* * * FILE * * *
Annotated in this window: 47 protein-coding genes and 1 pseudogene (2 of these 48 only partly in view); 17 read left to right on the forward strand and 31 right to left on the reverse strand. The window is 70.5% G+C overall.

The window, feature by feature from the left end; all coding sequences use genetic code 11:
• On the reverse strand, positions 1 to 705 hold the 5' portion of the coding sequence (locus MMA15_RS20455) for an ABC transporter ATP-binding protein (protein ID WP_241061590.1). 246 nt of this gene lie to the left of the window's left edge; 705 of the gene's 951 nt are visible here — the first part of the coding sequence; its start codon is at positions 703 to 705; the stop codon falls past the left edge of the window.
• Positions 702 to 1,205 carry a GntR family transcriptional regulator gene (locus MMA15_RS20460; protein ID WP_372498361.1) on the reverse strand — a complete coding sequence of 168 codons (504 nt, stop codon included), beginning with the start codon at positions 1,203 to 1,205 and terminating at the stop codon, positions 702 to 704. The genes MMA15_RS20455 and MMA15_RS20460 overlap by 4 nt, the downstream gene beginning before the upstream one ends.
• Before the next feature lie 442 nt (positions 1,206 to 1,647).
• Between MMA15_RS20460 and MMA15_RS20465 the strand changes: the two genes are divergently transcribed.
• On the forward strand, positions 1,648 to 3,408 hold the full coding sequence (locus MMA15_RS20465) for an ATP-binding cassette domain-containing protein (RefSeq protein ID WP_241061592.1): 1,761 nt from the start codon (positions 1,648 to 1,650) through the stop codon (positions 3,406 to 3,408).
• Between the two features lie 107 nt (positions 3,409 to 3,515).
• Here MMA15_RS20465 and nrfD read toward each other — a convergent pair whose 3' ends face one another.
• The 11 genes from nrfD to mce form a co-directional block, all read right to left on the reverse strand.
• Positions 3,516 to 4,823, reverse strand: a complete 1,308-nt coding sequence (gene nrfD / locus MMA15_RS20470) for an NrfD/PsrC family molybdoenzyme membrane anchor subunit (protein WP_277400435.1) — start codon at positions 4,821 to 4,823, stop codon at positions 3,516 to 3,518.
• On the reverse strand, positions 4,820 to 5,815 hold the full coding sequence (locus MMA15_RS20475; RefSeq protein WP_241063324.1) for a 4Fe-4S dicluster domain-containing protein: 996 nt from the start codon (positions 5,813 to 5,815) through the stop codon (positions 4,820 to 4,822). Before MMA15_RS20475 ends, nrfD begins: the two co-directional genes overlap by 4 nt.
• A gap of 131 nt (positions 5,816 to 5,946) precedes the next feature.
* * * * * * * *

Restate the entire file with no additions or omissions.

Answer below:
Annotated in this window: 47 protein-coding genes and 1 pseudogene (2 of these 48 only partly in view); 17 read left to right on the forward strand and 31 right to left on the reverse strand. The window is 70.5% G+C overall.

The window, feature by feature from the left end; all coding sequences use genetic code 11:
• On the reverse strand, positions 1 to 705 hold the 5' portion of the coding sequence (locus MMA15_RS20455) for an ABC transporter ATP-binding protein (protein ID WP_241061590.1). 246 nt of this gene lie to the left of the window's left edge; 705 of the gene's 951 nt are visible here — the first part of the coding sequence; its start codon is at positions 703 to 705; the stop codon falls past the left edge of the window.
• Positions 702 to 1,205 carry a GntR family transcriptional regulator gene (locus MMA15_RS20460; protein ID WP_372498361.1) on the reverse strand — a complete coding sequence of 168 codons (504 nt, stop codon included), beginning with the start codon at positions 1,203 to 1,205 and terminating at the stop codon, positions 702 to 704. The genes MMA15_RS20455 and MMA15_RS20460 overlap by 4 nt, the downstream gene beginning before the upstream one ends.
• Before the next feature lie 442 nt (positions 1,206 to 1,647).
• Between MMA15_RS20460 and MMA15_RS20465 the strand changes: the two genes are divergently transcribed.
• On the forward strand, positions 1,648 to 3,408 hold the full coding sequence (locus MMA15_RS20465) for an ATP-binding cassette domain-containing protein (RefSeq protein ID WP_241061592.1): 1,761 nt from the start codon (positions 1,648 to 1,650) through the stop codon (positions 3,406 to 3,408).
• Between the two features lie 107 nt (positions 3,409 to 3,515).
• Here MMA15_RS20465 and nrfD read toward each other — a convergent pair whose 3' ends face one another.
• The 11 genes from nrfD to mce form a co-directional block, all read right to left on the reverse strand.
• Positions 3,516 to 4,823, reverse strand: a complete 1,308-nt coding sequence (gene nrfD / locus MMA15_RS20470) for an NrfD/PsrC family molybdoenzyme membrane anchor subunit (protein WP_277400435.1) — start codon at positions 4,821 to 4,823, stop codon at positions 3,516 to 3,518.
• On the reverse strand, positions 4,820 to 5,815 hold the full coding sequence (locus MMA15_RS20475; RefSeq protein WP_241063324.1) for a 4Fe-4S dicluster domain-containing protein: 996 nt from the start codon (positions 5,813 to 5,815) through the stop codon (positions 4,820 to 4,822). Before MMA15_RS20475 ends, nrfD begins: the two co-directional genes overlap by 4 nt.
• A gap of 131 nt (positions 5,816 to 5,946) precedes the next feature.